5S Red Tag Process - The 5S Numbers Game Revisited

After all the holiday shopping and red tag sales, I figured I'd start the new year with some red tagging of my own. I'm not planning to get rid of some old posts, but update a classic lean game with a new variant. I wrote about the 5S Numbers Game way back in April of 2010, and it could use a little refreshing.

The 5S Numbers Game is a simple pen and paper lean game that can be used while teaching the 5 S's:  Sort, Set-in-Order, Shine, Standardize and Sustain. With a little effort, you could easily make your own version.

Every person is given a booklet. As each "S" is taught, the class flips to the appropriate exercise, where a group of numbers need to be found and crossed off. While progressing through the 5S process, the numbers become easier to find, since they are sorted, ordered, organized, and standardized.

There are a number of versions floating around out there on the Internet, but recently I came across this one which incorporates the 5S red tag process. How do you red tag a number on a piece of paper? By slapping a red tag sticker on the numbers that aren't needed! Maybe it's a little much for a simple 5S exercise, but there's a few other tweaks that differentiate this game from the original 5S Numbers Game I posted about, including colour coding for visual control!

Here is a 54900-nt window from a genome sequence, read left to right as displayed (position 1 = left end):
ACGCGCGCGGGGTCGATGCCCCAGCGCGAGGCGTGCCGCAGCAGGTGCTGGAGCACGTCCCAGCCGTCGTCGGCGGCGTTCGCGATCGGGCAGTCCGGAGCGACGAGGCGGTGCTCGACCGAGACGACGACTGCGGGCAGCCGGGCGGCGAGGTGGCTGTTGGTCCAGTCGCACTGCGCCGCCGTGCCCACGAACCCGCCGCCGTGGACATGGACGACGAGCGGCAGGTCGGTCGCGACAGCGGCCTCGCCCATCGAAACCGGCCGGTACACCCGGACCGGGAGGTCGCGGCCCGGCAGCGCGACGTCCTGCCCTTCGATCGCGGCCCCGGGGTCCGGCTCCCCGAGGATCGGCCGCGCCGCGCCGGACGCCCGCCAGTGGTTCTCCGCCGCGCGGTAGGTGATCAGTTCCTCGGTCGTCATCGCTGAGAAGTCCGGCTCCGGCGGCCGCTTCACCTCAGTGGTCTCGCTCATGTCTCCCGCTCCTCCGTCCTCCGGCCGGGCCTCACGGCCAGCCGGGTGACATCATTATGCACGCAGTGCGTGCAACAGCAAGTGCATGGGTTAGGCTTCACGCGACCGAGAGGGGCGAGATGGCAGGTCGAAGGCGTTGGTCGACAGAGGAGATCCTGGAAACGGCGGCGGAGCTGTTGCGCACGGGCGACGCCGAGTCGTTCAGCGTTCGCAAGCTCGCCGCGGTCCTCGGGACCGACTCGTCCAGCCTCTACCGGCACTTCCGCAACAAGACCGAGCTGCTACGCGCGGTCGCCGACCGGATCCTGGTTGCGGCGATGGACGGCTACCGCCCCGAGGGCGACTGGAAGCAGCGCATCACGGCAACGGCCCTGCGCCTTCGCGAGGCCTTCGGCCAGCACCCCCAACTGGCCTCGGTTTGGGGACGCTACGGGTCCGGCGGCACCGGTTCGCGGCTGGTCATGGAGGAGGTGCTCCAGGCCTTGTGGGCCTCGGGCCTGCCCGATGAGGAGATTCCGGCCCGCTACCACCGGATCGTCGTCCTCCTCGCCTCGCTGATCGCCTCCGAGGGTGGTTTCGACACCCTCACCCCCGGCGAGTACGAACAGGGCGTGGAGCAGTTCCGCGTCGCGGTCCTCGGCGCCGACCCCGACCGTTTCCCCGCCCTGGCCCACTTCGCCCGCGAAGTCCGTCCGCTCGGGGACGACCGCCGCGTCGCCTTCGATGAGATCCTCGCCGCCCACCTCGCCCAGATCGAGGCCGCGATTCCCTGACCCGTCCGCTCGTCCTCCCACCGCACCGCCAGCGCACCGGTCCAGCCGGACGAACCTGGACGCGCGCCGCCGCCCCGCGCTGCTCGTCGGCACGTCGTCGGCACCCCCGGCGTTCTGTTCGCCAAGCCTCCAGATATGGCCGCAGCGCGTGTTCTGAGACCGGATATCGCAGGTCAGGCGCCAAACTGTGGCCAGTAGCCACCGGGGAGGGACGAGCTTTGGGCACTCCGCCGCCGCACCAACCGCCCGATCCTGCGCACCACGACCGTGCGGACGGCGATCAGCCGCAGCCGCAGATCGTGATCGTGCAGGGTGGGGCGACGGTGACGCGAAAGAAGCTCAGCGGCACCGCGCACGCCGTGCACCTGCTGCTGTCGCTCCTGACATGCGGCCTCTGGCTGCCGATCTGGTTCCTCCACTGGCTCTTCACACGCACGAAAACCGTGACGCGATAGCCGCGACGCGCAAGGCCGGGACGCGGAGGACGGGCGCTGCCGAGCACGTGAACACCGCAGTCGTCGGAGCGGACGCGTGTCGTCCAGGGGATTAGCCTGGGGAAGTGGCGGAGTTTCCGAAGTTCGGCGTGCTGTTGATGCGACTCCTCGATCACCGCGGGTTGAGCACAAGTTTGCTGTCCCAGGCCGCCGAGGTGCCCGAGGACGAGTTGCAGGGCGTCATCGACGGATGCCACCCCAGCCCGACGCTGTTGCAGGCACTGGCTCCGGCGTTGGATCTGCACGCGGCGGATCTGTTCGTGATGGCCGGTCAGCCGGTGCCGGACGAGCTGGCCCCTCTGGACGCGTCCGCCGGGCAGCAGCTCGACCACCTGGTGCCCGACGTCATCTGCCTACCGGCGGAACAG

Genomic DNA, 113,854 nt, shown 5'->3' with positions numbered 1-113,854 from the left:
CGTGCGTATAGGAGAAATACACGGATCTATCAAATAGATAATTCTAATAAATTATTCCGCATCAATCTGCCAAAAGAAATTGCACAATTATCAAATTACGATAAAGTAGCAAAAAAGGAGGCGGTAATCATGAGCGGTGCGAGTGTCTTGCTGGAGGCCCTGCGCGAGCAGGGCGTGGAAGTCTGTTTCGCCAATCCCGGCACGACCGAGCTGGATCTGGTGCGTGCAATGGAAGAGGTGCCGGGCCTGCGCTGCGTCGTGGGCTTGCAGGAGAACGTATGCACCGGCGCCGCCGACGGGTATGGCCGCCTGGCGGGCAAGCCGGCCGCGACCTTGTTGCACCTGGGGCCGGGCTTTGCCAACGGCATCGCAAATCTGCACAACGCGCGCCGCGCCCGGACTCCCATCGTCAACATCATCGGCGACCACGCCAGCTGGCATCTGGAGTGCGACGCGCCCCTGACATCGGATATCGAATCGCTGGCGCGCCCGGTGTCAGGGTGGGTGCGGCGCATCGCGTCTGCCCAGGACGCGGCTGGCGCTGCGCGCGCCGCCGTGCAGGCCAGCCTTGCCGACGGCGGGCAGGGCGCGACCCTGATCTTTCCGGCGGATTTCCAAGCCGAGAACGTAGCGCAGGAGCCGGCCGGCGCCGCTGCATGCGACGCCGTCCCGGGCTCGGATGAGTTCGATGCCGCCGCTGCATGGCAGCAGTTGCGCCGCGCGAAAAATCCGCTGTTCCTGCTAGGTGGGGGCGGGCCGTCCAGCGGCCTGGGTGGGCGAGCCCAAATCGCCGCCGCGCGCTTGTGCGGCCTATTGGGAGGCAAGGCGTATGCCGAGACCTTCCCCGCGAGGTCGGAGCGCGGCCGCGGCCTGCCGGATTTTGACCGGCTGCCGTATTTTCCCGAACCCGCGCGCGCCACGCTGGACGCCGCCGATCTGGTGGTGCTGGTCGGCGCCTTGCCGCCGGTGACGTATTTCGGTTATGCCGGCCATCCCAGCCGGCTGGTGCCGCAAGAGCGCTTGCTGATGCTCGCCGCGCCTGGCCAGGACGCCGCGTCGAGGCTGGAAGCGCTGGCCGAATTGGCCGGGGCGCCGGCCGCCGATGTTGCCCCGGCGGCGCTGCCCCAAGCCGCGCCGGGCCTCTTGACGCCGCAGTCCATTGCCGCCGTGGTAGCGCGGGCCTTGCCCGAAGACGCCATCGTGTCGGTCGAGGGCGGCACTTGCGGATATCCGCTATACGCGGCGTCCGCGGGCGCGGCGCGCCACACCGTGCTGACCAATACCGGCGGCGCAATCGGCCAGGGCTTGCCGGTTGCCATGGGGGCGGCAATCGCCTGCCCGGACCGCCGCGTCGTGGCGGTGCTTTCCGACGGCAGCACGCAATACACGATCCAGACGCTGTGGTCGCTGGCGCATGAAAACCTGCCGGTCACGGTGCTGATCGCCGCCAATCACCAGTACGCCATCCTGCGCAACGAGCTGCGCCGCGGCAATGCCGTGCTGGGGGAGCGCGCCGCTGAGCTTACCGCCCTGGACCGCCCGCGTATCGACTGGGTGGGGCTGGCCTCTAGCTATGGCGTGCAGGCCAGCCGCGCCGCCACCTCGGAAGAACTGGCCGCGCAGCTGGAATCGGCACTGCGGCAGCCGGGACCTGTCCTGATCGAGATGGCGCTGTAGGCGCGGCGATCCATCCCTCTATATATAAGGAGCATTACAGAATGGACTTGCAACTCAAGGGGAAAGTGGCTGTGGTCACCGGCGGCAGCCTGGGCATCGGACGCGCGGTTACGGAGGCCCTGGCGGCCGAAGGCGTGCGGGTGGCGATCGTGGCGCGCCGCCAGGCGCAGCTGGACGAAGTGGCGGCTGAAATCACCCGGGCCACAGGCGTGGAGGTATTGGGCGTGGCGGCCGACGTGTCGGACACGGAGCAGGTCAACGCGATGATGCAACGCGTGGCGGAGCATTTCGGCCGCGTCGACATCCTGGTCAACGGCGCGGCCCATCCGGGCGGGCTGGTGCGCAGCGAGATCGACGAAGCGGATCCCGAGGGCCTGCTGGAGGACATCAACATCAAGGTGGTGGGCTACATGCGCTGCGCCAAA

Now, I understand that doing is the best way to learn. And 5S is one of the easiest lean techniques to learn about while doing. Naturally, we all want to get our teams out there to organize and standardize, but as an introduction to 5S, the 5S Numbers Game is a simple activity that everyone will enjoy. I've used it successfully during kaizen events. A little competition always excites the group.

Here's the latest game with the 5S red tag process, embedded for everyone to see.

Post a comment if you've used the 5S Numbers Game in your training sessions and tell us about it!
5S Numbers Variant

I've added this game to my massive list of Lean games and simulations.


  1. During a course at the University, as I was a student, we played the older version of 5S game with numbers. It was fun, useful and a great way to remember 5S!


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